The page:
For most people, having a simple chat is effortless and enjoyable – but not for everyone. For Andrew Hughes, who is 24 and from Carlisle, it’s not easy at all.
That’s because Andrew suffers from autism spectrum disorder (ASD), which describes a range of conditions that all cause problems with social interaction and communication.
‘I was diagnosed with autism in March 2015,’ says Andrew. ‘My doctor put me forward for assessment after I went through a bad patch. I was worrying and upset nearly every single minute.’
Unlike many sufferers, who are diagnosed during childhood, Andrew was already in his twenties when the assessment proved that he did suffer from ASD.
‘When I was diagnosed with autism, It came as a bit of a shock but everything started to make sense at the same time. I was sort of relieved - I knew that there was something wrong with me but I didn't know what it was.’
Autism affects each person differently and to differing degrees. Some are unable to speak and have learning difficulties. Others live normal lives – but with challenges to overcome.
‘Because of my ASD I find a lot of things difficult,’ Andrew explains. ‘Doing anything new, speaking on the telephone, or holding conversations with people - even the people I know.’
Despite all of this, though, Andrew decided to take on a challenge, creating a short film about autism with the help of Fixers. It’s not the first time he’s made a broadcast about his condition. After his diagnosis, Andrew informed his friends and family by sharing a video of himself on Facebook.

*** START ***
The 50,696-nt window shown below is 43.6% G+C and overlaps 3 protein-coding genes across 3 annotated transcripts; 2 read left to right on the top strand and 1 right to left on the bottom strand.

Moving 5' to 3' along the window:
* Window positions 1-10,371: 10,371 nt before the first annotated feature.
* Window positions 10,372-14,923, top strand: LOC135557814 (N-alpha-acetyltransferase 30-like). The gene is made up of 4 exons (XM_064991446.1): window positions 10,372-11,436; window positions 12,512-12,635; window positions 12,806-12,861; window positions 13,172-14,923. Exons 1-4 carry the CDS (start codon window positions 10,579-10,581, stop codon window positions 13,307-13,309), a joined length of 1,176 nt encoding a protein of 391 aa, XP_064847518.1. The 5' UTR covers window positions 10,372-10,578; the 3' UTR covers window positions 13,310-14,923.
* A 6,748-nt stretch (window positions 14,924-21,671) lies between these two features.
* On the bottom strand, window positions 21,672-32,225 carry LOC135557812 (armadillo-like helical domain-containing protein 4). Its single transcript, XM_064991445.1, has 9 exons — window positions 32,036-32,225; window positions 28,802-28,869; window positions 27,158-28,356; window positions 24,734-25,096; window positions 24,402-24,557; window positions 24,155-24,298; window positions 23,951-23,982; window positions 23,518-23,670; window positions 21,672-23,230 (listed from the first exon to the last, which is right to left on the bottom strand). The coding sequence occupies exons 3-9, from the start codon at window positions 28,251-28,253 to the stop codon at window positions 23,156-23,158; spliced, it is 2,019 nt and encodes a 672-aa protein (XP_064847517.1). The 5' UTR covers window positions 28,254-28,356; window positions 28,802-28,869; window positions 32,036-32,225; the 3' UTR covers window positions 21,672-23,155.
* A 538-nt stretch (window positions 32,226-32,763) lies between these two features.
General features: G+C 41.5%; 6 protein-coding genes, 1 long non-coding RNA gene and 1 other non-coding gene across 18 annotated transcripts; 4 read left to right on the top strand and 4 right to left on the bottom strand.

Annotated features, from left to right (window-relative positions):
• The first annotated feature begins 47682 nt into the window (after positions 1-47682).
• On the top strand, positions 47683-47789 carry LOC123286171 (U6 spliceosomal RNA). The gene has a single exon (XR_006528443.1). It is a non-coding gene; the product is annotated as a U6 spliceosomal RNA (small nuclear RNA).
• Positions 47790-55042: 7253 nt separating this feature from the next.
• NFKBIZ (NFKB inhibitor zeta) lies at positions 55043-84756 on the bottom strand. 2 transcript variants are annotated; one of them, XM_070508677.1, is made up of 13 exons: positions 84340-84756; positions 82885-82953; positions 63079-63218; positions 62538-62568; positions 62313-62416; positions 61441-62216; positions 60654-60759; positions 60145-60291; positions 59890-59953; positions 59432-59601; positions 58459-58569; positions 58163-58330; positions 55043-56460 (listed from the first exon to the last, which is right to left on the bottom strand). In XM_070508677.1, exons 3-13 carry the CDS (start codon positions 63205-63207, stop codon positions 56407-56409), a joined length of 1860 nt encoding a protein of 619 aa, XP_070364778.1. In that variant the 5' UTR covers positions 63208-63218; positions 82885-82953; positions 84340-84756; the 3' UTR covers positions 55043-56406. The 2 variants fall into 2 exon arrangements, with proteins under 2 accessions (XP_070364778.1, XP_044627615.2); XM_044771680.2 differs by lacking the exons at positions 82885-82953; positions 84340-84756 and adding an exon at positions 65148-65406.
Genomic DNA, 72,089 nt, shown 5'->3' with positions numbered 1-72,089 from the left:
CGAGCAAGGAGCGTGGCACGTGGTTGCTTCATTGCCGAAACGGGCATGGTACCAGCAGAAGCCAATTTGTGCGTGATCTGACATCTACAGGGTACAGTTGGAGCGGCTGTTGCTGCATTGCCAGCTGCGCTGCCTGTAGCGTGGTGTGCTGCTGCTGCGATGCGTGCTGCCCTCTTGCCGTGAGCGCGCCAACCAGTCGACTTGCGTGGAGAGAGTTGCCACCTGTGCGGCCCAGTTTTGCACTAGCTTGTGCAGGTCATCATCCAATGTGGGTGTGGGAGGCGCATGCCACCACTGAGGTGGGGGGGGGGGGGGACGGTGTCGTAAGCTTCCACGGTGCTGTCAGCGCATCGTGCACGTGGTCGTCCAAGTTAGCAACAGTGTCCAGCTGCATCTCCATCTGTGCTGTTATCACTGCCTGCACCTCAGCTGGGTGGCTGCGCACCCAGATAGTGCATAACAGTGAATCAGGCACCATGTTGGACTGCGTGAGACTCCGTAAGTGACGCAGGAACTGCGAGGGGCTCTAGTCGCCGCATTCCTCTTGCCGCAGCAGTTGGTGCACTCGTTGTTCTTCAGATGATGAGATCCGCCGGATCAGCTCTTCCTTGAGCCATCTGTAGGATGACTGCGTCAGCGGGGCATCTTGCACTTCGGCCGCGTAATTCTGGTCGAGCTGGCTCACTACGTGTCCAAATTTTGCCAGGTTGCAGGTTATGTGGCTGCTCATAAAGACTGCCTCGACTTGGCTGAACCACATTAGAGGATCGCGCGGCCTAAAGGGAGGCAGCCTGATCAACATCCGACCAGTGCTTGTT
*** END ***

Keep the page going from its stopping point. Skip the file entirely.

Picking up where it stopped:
‘It made sense to just tell everyone all at once,’ he says. ‘I got a lot of positive responses. People saying I had guts to tell everyone, and that they were all behind me.’
Andrew’s Fixers film shares five points about autism, and how it affects Andrew personally.
‘There are a lot of stereotypes of autism and it’s not always as severe as you see on TV,’ he explains in the film. ‘Everyone is different… For me it’s a communication difficulty. I don’t have a learning difficulty. My brain is just wired a little differently.’
As a result, Andrew sadly suffered from bullying when he first started secondary school.
‘Younger people don't understand, when I was at school people bullied me, and made nasty comments. Adults are more understanding,’ Andrew explains. ‘My Fixers project is aimed at people aged eight to 18, I hope it helps them to understand autism, so they are less likely to bully other people who have autism.’
The film also highlights that autism can bring positives as well as negatives.
‘I have a brilliant memory for memorising facts and statistics,’ says Andrew, who is also in a happy relationship with 21-year-old student Becky. ‘I have good hopes for the future. I hope to be happy with my life, and maybe find a job in mathematics.
‘I’m very happy with my video, I think it gets the message across. The best thing you can do is be aware and be supportive. We are all different, we’re not the same - and that’s OK.’
Andrew's project was supported by the Wellcome Trust.
To find other resources on this topic, and watch Fixers films, click on the image below.